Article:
One of journalism's criminal failures is well known: last year's infamous phone-hacking scandal of Rupert Murdoch's News of the World that caused its ultimate demise.
A more recent scandal is from Canada. In October 2011, Sun News, a cable "news" channel, staged a Canadian citizenship affirmation ceremony, peopled not with new citizens but with government bureaucrats standing in for them. The ceremony was not announced as a dramatization; it was presented as an actual ceremony. The occupations of the "actors" demonstrate just how supportive the channel is of the current government.
Count two failures here - the fraud of the staged ceremony and the ideologue channel masquerading as objective news media.
The truly epic fail is not those spectacular, scandalous frauds and crimes. The most damaging, sad, and epic fail of so many news media is the fraud of masquerading as objective news media.
Not all news organizations do so, and not all guilty ones do so all the time or with intent.
Examples abound, but two recent and important ones well demonstrate the point.
Toronto's Globe and Mail has just published a piece on the Sun News fraud. And while it seems to recount the circumstances objectively, the whole tone of the piece is screamingly uncritical of Sun News. What starts out as "fraudulent" slides over into being possibly "a rookie mistake," a production of a "faux ceremony." Sun News was really just trying to be ultra Canadian. Why even the CBC does that!
The backhand swipe at the CBC may well be the real point of the piece, but that is just my speculation. The real failure here, though, is that "news" from a national, supposedly objective, news source can so blithely skim over journalistic fraud - indisputable and unsupportable fraud that needs serious comment.
The second example comes from another of Canada's national publishers.
Earlier this week, an Ontario jury returned a verdict of guilty of first-degree murder for a man, his wife and son who planned and then murdered three of the couple's other children, teenage girls who had "dishonoured" the family. They also killed the man's first wife in a polygamous marriage. Horrific!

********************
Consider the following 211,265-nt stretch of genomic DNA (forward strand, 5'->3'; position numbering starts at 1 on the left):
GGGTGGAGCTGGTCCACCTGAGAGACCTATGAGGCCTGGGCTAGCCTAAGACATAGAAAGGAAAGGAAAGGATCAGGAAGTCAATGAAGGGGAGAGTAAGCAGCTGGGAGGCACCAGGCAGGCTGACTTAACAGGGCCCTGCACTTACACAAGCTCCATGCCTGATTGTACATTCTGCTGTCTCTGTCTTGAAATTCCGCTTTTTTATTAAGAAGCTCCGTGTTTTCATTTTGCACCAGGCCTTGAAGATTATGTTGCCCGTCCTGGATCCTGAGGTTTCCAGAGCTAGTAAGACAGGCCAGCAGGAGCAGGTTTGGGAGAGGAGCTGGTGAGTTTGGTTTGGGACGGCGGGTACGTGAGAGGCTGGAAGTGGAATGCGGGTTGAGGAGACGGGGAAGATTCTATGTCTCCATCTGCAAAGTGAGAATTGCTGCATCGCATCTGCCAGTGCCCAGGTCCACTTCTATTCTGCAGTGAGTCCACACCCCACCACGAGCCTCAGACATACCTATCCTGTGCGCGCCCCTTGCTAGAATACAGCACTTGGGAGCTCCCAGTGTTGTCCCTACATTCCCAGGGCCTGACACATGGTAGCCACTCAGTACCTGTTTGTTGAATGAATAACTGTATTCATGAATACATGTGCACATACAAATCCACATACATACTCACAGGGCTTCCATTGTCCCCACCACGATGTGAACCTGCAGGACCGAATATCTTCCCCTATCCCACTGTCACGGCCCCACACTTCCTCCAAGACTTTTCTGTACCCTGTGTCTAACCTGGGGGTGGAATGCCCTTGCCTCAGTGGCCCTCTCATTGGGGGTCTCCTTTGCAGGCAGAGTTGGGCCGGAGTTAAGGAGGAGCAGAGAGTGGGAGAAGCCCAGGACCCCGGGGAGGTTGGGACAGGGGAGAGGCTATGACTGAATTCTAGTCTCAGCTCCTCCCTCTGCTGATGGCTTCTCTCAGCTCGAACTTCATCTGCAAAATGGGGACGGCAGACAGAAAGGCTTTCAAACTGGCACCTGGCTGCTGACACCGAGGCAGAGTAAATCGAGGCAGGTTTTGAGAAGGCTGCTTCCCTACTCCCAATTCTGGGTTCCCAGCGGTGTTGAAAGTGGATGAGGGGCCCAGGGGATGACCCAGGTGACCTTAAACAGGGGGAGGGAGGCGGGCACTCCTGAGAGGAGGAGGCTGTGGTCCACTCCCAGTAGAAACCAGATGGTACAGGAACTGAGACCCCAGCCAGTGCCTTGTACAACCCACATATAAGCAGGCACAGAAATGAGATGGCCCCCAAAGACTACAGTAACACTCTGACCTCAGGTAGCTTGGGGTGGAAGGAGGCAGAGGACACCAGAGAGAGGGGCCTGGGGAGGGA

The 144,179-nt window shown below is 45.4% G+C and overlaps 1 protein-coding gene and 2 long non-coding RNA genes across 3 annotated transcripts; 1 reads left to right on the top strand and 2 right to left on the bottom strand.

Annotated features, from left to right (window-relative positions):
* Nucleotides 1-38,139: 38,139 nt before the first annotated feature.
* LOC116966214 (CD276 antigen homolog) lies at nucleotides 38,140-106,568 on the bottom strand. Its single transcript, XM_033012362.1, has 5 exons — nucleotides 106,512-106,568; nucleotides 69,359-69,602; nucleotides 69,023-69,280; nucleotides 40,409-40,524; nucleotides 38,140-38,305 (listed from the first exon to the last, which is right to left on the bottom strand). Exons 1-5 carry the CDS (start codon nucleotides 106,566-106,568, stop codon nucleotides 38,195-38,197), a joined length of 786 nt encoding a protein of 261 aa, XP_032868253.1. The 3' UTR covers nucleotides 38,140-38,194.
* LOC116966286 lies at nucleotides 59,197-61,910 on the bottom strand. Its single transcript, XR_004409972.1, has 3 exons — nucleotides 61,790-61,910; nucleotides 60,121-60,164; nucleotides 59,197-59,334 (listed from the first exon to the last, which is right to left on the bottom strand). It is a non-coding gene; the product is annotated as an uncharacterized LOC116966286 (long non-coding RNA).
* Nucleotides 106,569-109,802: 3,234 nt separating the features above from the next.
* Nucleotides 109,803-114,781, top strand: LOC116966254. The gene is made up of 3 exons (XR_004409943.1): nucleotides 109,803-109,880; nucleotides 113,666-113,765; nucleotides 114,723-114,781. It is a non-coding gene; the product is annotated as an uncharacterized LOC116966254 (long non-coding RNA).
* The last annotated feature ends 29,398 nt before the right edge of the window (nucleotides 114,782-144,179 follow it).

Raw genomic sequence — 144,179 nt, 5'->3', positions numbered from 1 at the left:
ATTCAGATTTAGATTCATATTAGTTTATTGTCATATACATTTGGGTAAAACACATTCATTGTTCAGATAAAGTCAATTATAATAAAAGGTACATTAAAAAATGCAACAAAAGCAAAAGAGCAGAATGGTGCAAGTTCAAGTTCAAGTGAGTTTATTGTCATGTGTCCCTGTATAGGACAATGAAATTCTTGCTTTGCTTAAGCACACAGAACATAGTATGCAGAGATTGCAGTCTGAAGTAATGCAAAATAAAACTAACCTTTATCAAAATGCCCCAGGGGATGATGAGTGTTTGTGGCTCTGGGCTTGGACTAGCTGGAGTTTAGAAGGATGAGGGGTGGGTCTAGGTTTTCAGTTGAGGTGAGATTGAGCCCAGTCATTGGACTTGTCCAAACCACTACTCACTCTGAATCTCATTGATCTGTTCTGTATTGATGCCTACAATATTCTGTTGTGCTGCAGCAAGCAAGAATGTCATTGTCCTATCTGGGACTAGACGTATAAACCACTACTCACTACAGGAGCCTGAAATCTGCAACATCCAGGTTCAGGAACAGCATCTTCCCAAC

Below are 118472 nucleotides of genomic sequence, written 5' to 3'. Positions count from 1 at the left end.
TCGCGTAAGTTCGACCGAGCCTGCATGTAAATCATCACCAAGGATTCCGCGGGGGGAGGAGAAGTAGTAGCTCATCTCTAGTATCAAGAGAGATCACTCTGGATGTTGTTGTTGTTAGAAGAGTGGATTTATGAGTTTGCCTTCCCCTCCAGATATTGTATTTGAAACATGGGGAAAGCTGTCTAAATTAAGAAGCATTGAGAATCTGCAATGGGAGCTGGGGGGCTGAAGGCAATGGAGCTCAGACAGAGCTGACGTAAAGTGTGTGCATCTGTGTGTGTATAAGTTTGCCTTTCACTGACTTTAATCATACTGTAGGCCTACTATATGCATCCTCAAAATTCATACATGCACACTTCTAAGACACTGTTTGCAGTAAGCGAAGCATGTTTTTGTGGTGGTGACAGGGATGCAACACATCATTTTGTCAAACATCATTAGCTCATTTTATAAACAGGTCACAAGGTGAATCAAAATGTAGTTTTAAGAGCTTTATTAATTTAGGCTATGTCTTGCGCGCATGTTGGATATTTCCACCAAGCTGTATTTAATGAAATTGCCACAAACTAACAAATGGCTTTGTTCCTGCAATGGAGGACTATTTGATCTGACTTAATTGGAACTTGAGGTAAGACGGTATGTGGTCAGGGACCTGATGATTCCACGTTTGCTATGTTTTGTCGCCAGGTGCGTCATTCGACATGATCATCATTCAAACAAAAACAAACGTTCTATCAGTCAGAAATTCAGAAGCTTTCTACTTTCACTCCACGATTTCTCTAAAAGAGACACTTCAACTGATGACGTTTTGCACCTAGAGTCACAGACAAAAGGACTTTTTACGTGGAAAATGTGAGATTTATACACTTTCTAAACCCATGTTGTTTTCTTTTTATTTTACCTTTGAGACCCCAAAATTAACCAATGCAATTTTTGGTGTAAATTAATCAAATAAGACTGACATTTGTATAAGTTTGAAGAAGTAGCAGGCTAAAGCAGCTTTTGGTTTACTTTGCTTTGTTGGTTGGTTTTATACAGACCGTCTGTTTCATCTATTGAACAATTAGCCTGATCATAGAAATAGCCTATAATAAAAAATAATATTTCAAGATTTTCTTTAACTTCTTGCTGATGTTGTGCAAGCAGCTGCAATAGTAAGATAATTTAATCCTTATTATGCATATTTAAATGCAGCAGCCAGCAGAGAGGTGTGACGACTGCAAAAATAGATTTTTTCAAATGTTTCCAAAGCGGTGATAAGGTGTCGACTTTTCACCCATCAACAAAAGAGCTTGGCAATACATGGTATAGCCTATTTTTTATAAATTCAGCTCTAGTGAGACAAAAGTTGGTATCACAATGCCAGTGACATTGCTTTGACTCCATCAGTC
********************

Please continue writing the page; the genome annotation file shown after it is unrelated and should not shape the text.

Columnist Jonathan Kay in The National Post believes that the jury got it wrong about the mother and possibly about the father.
I am appalled that anyone admitting what Kay does about his limited knowledge of this case feels entitled to publish his opinion as somehow authoritative.
He did not attend the trial - not at all. He read about the trial in the reporting of another of The Post's writers. Everything I found by this other writer did indeed report the facts of the trial, but in language so "loaded" that it was clear what she believed of the accused. Kay says that he has a gut feeling about the guilt and innocence of the convicted murderers.
So here we have a writer who got his information secondhand from a biased source, a fraction of the information included in the 40-day trial; he has a gut feeling about the jury's decision.
We all have our opinions. Some are crazy, illogical, and biased. But we share them with friends and family only, or sometimes not at all. Kay's kind of commentary shouldn't present itself as objective and authoritative. I would say to him that sometimes the little voice in the head expressing gut feelings should stay in the head!
Many journalists bemoan the intrusion of citizen journalists and uppity bloggers like me. They say we don't have the training or objectivity to get it right. But as news outlets lean more and more towards "soft," even "yellow" journalism, they shouldn't try to have it both ways.
The epic fail of journalism, for some writers and publishers, is that it has sold out, but wants to retain the appearance of objective commentary.